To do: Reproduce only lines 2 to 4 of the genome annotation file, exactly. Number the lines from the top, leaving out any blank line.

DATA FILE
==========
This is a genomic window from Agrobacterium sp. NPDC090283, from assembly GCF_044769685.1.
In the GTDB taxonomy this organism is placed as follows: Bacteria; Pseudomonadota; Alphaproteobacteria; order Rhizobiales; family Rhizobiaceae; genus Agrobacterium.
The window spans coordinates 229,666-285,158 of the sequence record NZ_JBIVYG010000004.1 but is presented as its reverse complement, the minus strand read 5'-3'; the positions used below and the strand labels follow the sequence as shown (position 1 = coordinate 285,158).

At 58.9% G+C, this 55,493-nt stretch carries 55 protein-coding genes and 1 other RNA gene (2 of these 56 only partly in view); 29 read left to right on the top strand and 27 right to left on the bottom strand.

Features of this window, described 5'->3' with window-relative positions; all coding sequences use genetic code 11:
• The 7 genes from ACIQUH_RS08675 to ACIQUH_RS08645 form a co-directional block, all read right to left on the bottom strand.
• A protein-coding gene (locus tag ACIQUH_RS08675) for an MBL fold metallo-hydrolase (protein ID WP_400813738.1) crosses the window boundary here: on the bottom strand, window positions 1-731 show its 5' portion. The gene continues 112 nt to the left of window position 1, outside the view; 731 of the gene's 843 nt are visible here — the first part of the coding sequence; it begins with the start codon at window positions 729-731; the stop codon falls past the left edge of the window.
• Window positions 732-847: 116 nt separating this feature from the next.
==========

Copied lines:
In the GTDB taxonomy this organism is placed as follows: Bacteria; Pseudomonadota; Alphaproteobacteria; order Rhizobiales; family Rhizobiaceae; genus Agrobacterium.
The window spans coordinates 229,666-285,158 of the sequence record NZ_JBIVYG010000004.1 but is presented as its reverse complement, the minus strand read 5'-3'; the positions used below and the strand labels follow the sequence as shown (position 1 = coordinate 285,158).

At 58.9% G+C, this 55,493-nt stretch carries 55 protein-coding genes and 1 other RNA gene (2 of these 56 only partly in view); 29 read left to right on the top strand and 27 right to left on the bottom strand.